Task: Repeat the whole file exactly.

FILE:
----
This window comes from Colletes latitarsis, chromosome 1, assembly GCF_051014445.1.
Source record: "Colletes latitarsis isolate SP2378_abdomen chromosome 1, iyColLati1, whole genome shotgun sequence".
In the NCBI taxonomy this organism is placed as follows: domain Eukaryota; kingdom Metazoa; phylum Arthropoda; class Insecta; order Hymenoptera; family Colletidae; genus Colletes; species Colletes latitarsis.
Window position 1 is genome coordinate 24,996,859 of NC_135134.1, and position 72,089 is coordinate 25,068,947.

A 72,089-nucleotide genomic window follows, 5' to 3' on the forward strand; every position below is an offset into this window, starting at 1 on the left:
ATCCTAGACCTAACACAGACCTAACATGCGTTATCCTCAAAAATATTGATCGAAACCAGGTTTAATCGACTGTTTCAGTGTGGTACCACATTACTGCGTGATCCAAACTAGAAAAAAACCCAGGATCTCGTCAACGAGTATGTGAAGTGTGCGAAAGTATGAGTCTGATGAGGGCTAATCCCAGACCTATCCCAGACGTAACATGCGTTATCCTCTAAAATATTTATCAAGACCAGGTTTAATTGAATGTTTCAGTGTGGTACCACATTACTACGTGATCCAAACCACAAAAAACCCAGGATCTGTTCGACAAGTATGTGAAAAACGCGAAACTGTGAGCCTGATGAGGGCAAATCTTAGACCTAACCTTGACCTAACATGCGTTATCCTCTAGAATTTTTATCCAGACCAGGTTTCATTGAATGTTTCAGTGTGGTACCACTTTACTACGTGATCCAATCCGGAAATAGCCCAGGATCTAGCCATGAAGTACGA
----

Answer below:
This window comes from Colletes latitarsis, chromosome 1, assembly GCF_051014445.1.
Source record: "Colletes latitarsis isolate SP2378_abdomen chromosome 1, iyColLati1, whole genome shotgun sequence".
In the NCBI taxonomy this organism is placed as follows: domain Eukaryota; kingdom Metazoa; phylum Arthropoda; class Insecta; order Hymenoptera; family Colletidae; genus Colletes; species Colletes latitarsis.
Window position 1 is genome coordinate 24,996,859 of NC_135134.1, and position 72,089 is coordinate 25,068,947.

A 72,089-nucleotide genomic window follows, 5' to 3' on the forward strand; every position below is an offset into this window, starting at 1 on the left:
ATCCTAGACCTAACACAGACCTAACATGCGTTATCCTCAAAAATATTGATCGAAACCAGGTTTAATCGACTGTTTCAGTGTGGTACCACATTACTGCGTGATCCAAACTAGAAAAAAACCCAGGATCTCGTCAACGAGTATGTGAAGTGTGCGAAAGTATGAGTCTGATGAGGGCTAATCCCAGACCTATCCCAGACGTAACATGCGTTATCCTCTAAAATATTTATCAAGACCAGGTTTAATTGAATGTTTCAGTGTGGTACCACATTACTACGTGATCCAAACCACAAAAAACCCAGGATCTGTTCGACAAGTATGTGAAAAACGCGAAACTGTGAGCCTGATGAGGGCAAATCTTAGACCTAACCTTGACCTAACATGCGTTATCCTCTAGAATTTTTATCCAGACCAGGTTTCATTGAATGTTTCAGTGTGGTACCACTTTACTACGTGATCCAATCCGGAAATAGCCCAGGATCTAGCCATGAAGTACGA